Quit smoking to cut your risk of a dangerous aneurysm
Here’s one more reason to snuff the cigarette habit. Smoking leads to a higher risk of a dangerous abdominal aortic aneurysm (AAA) forming in the body’s largest artery, and a recent study showed that the odds drop when people quit smoking.
“If you quit, your risk of forming an aneurysm that can lead to a deadly rupture goes down,” said James B. Knox, MD, a vascular surgeon at the Cape Cod Healthcare Vascular and Vein Center of Cape Cod in Falmouth.
“Most patients know about the links between smoking and lung cancer, smoking and heart attacks, smoking and hardening of the arteries. But they often don’t realize that smoking is harmful in terms of leading to more aneurysms or rapid aneurysm growth and a higher risk of rupture,” he said. “All these things are very important with respect to smoking, so we stress that when we see patients who smoke.”
Experts have long known that smoking raises the risk of an AAA, a weak spot in the wall of the aorta, where it passes through the abdomen, according to MedlinePlus, an online publication of the U.S. National Library of Medicine website. The aorta is the body’s main artery, and if an aneurysm in that location ruptures, it can cause massive internal bleeding, the site notes.
Published in the journal Arteriosclerosis, Thrombosis and Vascular Biology, the new study followed 15,792 adults for more than 20 years. The researchers found that people who never smoked had a 2 percent chance of developing an abdominal aortic aneurysm. The risk was about 8 percent for women who smoked and almost 13 percent for men who smoked.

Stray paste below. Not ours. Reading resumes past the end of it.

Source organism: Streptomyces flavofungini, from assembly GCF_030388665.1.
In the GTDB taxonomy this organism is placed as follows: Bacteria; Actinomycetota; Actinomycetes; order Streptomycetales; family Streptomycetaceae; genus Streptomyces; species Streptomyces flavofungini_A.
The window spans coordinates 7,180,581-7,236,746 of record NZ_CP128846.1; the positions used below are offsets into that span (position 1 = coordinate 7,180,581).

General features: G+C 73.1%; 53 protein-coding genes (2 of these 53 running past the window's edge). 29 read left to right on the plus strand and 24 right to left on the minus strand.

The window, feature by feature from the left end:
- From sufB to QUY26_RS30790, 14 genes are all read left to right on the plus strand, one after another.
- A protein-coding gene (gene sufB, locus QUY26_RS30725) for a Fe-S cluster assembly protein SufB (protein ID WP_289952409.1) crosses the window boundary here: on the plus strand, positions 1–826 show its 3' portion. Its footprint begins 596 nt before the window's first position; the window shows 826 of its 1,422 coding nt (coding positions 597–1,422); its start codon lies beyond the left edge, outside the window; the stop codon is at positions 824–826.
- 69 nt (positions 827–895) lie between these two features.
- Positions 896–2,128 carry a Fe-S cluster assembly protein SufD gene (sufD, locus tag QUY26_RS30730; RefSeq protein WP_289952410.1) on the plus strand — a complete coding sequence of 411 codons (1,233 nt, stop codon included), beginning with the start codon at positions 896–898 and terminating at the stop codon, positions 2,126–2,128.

People who quit smoking during the study period saw their risk decline by 29 percent.
“Quitting can substantially reduce the risk of abdominal aortic aneurysm,” lead researcher Weihong Tang, MD, an associate professor at the University of Minnesota, told MedlinePlus. “It’s never too late to quit.”
Women Are More At Risk
Dr. Knox said he sees many patients who are actively smoking or who smoked a long time and have quit. He said screening for aneurysms is a good idea for smokers, especially those with a family history of aneurysms. While aneurysms are more common in men than women, women are four times more likely to have an aneurysm rupture, according to Dr. Knox.
“They’re less common in women but they are more deadly,” he said.
If an abdominal aortic aneurysm is found, the course of action depends upon its size.
“We do fairly sophisticated CT scans designed to map out the extent and size of the aneurysm,” said Dr. Knox.
There’s no real medical treatment for an aneurysm, he said.
“We stress all the heart-healthy things. Quit smoking. Control blood pressure – that’s a huge factor – diet and exercise.”
If an aneurysm grows to be 5.5 centimeters or larger, a stent-graft (a stent with a polyester tube) to keep blood from flowing through the aorta while excluding the aneurysm, can be inserted through small incisions in the groin, he said.
Patients usually don’t feel any symptoms from an aneurysm, which is why screening is important. If the aneurysm ruptures, however, the patients will feel “sudden and severe abdominal pain, sometimes radiating through to the left side or the left lower back, usually associated with feelings of being very ill, light-headed, weak, passing out,” Dr. Knox said. “The chance of dying from that can be in the 75 to 80 percent range.”
Based on the findings of the University of Minnesota study and his own career of treating patients with vascular issues, Dr. Knox had one word of advice for smokers: